The prolific John McCabe wrote his insistently dramatic Oboe Concerto back in 1994, during a transitional period when his earlier, tensely chromatic, even semi-serial idiom was beginning to unbend somewhat and admit more tonal and nature-derived elements. The Concerto’s single-movement span is dominated and to a large extent determined by a fascinating single-note birdcall-like idea, as the soloist continually interacts in questingly quizzical ways with other instruments, particularly the harp and timpani. The result is very idiosyncratic and quite unlike any other work of its kind in the British repertoire.

The 1953 Leighton Concerto, never performed in his lifetime (1929–1988) but once available on a now-deleted ASV collection of relatively light works for the instrument, is, except for a sprightly Finale, a dark and dour product of his early 20s as a pupil of Petrassi in Italy. There is nothing even remotely “English” about the music, which reflects strongly Bartókian ambiance but still lacks the motoric urgency and drive of Leighton’s mature style. Nonetheless, it is good to have this deeply felt if discursive work back in the active recorded catalog.

This program also includes two chamber pieces: Britten’s brilliant Phantasy for oboe and string trio of 1931, a superb product of his astonishing teens, together with a pleasant if innocuous sliver of English pastoralism, The Gentle Dove, also for the same combination as the Britten, by a relatively younger Englishwoman, Cecilia MacDowell (b. 1951), whose work is otherwise unknown to this listener.

The celebrated oboist Jinny Shaw, who is noted for her devotion to a rather more advanced brand of English modernism, plays all this music as the kind of well-established progeny of the oboe repertoire which we expect the Joubert, McCabe, and Leighton will one day be and, of course, the Britten already is. Conductor George Voss provides his customarily disciplined and sympathetic support. No lover of English music can afford to pass up this superlatively produced and recorded release. Bravo!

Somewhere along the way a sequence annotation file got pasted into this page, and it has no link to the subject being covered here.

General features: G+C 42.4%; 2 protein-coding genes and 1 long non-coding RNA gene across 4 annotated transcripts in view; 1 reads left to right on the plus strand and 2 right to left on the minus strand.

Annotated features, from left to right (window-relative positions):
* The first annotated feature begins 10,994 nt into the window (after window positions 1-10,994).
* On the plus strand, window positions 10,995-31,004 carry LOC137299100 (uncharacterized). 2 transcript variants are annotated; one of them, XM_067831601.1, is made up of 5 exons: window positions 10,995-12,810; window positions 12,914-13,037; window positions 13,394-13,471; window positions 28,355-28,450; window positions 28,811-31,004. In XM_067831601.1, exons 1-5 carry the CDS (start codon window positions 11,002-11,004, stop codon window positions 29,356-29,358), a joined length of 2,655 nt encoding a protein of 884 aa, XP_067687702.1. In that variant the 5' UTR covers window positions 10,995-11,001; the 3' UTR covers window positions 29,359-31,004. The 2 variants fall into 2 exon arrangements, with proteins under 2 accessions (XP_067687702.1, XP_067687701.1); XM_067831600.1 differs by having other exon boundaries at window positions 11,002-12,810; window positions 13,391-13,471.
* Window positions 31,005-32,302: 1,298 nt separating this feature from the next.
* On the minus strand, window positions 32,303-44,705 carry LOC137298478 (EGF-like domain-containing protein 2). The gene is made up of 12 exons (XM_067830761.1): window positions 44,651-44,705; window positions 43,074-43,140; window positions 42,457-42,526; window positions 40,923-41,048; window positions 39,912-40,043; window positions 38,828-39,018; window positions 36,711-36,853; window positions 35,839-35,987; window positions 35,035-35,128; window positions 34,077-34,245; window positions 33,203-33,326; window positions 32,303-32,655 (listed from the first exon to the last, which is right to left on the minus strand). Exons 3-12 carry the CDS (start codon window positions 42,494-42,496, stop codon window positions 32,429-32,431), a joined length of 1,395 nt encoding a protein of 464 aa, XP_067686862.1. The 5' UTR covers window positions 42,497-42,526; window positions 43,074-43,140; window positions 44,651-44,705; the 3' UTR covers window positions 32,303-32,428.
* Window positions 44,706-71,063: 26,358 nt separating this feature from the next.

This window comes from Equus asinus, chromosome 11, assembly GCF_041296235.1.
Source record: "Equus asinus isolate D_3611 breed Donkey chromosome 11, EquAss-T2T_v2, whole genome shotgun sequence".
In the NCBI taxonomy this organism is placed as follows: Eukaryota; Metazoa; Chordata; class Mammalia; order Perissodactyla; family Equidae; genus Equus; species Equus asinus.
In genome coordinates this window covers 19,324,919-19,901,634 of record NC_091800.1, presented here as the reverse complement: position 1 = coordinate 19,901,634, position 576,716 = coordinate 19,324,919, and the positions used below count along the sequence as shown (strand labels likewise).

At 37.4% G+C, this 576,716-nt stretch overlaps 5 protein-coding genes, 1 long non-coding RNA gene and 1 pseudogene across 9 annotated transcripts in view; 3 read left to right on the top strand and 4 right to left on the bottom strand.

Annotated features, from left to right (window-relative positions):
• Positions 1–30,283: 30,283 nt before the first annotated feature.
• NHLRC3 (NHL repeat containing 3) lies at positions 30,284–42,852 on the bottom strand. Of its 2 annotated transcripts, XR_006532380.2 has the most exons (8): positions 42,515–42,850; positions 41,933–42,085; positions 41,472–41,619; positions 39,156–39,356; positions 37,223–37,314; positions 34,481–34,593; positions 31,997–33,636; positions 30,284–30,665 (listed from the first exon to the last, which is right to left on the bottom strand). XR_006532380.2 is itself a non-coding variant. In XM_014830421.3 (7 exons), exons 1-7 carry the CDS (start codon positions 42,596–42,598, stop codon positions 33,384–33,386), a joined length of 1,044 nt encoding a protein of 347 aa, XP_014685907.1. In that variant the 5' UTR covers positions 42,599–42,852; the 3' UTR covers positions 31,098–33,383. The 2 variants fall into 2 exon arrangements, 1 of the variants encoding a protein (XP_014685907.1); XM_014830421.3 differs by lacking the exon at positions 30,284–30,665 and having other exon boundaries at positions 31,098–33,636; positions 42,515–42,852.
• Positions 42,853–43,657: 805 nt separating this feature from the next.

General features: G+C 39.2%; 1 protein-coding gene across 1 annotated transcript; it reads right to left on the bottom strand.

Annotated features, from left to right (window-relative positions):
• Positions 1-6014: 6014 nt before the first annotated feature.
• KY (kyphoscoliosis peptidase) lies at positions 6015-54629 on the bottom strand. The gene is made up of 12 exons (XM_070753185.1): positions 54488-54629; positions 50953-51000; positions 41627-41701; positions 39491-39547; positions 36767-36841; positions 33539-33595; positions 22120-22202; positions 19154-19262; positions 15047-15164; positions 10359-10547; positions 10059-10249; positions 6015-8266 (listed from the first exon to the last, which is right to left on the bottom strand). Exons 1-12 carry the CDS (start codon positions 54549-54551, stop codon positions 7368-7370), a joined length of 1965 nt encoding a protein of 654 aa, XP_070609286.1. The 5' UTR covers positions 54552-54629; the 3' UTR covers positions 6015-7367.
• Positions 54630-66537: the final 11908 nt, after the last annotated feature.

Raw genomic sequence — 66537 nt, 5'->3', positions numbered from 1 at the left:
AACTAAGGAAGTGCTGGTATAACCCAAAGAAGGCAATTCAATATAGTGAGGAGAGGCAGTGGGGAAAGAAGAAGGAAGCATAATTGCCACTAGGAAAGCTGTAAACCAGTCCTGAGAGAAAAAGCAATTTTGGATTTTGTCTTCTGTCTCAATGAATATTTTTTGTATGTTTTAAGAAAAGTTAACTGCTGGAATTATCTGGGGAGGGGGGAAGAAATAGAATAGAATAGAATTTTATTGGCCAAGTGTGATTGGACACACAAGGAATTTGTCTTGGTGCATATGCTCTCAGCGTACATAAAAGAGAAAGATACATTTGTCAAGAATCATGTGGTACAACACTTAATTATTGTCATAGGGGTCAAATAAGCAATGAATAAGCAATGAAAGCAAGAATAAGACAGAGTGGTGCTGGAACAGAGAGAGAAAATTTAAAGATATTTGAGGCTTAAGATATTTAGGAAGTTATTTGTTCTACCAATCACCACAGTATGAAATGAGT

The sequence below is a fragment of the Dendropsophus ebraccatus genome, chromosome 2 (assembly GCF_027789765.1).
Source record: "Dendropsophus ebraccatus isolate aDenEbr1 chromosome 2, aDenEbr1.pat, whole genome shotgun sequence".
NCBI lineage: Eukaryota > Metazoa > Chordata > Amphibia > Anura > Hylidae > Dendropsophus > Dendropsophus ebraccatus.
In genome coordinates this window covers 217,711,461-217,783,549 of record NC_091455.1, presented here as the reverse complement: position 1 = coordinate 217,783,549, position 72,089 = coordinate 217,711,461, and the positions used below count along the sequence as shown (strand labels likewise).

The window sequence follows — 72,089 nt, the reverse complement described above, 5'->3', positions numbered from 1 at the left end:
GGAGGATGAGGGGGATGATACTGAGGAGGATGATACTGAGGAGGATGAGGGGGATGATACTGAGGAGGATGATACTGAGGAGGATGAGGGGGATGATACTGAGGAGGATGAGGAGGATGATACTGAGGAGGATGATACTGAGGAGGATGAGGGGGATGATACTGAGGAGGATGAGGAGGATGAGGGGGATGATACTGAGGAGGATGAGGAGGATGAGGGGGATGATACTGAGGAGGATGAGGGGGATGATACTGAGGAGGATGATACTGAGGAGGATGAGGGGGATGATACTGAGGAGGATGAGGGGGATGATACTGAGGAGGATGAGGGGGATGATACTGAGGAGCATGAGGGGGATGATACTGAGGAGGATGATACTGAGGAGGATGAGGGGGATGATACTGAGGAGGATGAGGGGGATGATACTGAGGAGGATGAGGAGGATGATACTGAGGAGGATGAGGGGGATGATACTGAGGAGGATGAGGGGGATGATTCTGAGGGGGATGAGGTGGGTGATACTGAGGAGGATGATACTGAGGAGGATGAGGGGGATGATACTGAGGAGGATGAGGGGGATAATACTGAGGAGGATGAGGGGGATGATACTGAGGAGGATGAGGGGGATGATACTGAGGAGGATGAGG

FANFARE: Paul A. Snook
Read less

Works on This Recording

Concerto for Oboe by John Joubert
Performer:  Jinny Shaw (Oboe)
Conductor:  George Vass
Orchestra/Ensemble:  Orchestra Nova
Phantasy for Oboe and String Trio, Op. 2 by Benjamin Britten
Performer:  Jinny Shaw (Oboe)
Conductor:  George Vass
Orchestra/Ensemble:  Orchestra Nova
Period: 20th Century 
Written: 1932; England 
Concerto for Oboe, Op. 23 by Kenneth Leighton
Performer:  Jinny Shaw (Oboe)
Conductor:  George Vass
Orchestra/Ensemble:  Orchestra Nova
Period: 20th Century 
Written: 1953; England 
Y Deryn Pur "The Gentle Dove" by Cecilia McDowall
Performer:  Jinny Shaw (Oboe)
Conductor:  George Vass
Orchestra/Ensemble:  Orchestra Nova
Concerto for Oboe by John McCabe
Performer:  Jinny Shaw (Oboe)
Conductor:  George Vass
Orchestra/Ensemble:  Orchestra Nova

Customer Reviews

Be the first to review this title
Review This Title
Review This Title Share on Facebook

Sign up now for two weeks of free access to the world's best classical music collection. Keep listening for only $19.95/month - thousands of classical albums for the price of one! Learn more about ArkivMusic Streaming
Already a subscriber? Sign In